One of the greatest and most joyful challenges of adult life is to develop skills that make the people around us better off with us than without us. Integrity is a key part of that challenge. We are social animals, aiming not simply to trade but to make a place for ourselves in a community. You don’t want to have to pretend that you feel proud of fooling your customers into believing you could be trusted.
The ethical question is: how do people have to live in order to make the world a better place with them than without them?

The economic question is: what kind of society makes people willing and able to use their talents in a way that is good for them and for the people around them?

The entrepreneurial question is: what does it take to show up in the marketplace with something that can take your community to a different level?

In this book, the authors discuss the connections between the ethical, economic, and entrepreneurial dimensions of a life well-lived.

The Authors

Cathleen Johnson

Cathleen Johnson earned her Ph.D in Economics from Virginia Tech in 2000, worked for Kollmorgan (on the prototype for what is now known as the Segway), did a post-doctoral fellowship with Nobel Laureate Vernon Smith in 2001, and contracted with the Canadian government through the non-profit Social Research Demonstration Corporation to do multi-million dollar experimental and field studies on attitudes toward risk. She also directed the experimental economics laboratory at CIRANO, a consortium of universities in Montreal. She worked as academic director for BASIS charter school system. At the University of Arizona, she has been Director of the Office for Economic Education. In the Economics Department, she taught Law & Economics, Microeconomics, Managerial Economics, Experimental Economics, and Basic Principles. She now teaches Experimental Economics in the Philosophy, Politics, Economics, and Law program, directs the Philosophy, Politics, and Economics Network, and serves on the Board of Directors of the Arizona Council for Economic Education.

Robert Lusch

Robert Lusch (1949-2017) served as Dean of the College of Business at Oklahoma and then Texas Christian, before coming to Arizona as Head of Marketing and Director of the McGuire Center for Entrepreneurship. He earned awards from the National Association of Accountants for contributions to accounting literature. The Academy of Marketing Science awarded him in 1997 its Distinguished Marketing Educator Award, and the American Marketing Association has twice (1997 and 2005) presented him the Harold Maynard Award for contributions to marketing theory. He received the AMA Louis Stern Award for contributions to the Marketing Channels’ literature (2002). The Marketing Management Association honored him with the Creative Career Contributions in Marketing award (2006). In 2009 the AMA awarded him its IOSIG Lifetime Achievement Award, and in 2010 he was the recipient of the AMA/Sheth Foundation Award for long-standing contributions to marketing literature. In February 2013 Lusch was presented the AMA/Irwin/McGraw-Hill Distinguished Marketing Educator Award.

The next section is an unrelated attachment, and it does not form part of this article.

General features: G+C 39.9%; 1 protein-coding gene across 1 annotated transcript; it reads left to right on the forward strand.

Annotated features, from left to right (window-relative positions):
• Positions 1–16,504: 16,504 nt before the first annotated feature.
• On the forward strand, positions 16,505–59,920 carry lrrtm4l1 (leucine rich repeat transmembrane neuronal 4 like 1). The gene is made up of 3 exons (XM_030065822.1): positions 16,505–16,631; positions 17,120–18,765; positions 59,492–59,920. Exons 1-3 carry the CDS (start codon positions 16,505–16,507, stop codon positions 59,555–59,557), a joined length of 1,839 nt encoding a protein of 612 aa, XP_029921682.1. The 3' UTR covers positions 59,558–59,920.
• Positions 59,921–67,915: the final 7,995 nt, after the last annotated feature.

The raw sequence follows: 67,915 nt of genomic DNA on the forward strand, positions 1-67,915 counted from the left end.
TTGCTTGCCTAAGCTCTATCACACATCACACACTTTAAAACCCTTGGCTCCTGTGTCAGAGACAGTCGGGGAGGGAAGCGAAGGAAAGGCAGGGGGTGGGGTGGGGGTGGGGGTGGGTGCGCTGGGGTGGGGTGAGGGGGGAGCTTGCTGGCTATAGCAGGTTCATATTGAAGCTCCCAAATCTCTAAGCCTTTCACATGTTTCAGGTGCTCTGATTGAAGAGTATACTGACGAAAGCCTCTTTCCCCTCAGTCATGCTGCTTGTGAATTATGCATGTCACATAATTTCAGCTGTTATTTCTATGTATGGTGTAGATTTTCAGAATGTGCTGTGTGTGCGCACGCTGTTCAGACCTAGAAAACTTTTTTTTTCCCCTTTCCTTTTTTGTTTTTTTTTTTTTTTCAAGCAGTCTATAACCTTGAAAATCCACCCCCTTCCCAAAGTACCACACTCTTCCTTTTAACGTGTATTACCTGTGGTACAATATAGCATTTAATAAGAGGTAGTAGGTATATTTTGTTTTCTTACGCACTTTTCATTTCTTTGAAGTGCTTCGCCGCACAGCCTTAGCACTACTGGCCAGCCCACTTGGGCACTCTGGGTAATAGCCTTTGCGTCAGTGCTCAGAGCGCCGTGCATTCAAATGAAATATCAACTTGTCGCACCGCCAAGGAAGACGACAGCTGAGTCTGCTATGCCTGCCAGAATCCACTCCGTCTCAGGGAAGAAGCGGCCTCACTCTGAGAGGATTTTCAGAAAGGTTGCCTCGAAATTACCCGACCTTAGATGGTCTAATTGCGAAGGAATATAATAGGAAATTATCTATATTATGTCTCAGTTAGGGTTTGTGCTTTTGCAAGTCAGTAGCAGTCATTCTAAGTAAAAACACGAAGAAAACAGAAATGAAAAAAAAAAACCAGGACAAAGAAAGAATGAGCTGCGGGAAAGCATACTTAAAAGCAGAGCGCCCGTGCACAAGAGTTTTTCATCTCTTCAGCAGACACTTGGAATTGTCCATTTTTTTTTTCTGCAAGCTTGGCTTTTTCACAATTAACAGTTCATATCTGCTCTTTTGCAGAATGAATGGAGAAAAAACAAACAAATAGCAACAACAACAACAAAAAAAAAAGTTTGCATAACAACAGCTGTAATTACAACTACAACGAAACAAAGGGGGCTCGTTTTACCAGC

David Schmidtz

David Schmidtz is Kendrick Professor of Philosophy (College of Social and Behavioral Sciences). He also is Eller Chair of Service-Dominant Logic (College of Management). In his field, the U of Arizona is peer-ranked as the #1 graduate program in the world. Arizona is the only school listed in Group 1. (The schools listed in Group 2 are Brown, Harvard, LSE, NYU, Oxford, Princeton, Toronto, Michigan, and Virginia.). He is author of Rational Choice and Moral Agency (Princeton Press, 1995), co-author with Bob Goodin of Social Welfare and Individual Responsibility (Cambridge, 1998), Elements of Justice (Cambridge Press, 2006), Person, Polis, Planet (Oxford Press, 2008), co-author with Jason Brennan of Brief History of Liberty (Blackwell, 2010), and co-author with Harry Brighouse of Debating Education (Oxford 2019). He also is editor-in-chief of Social Philosophy & Policy (Cambridge Press), which has the largest paid circulation among philosophy journals in the western world. As of 2019, his essays have been republished 98 times in textbooks and scholarly anthologies, and translated into 14 languages. His 17 doctoral students so far have all gone on to faculty positions and have themselves published many books with major presses.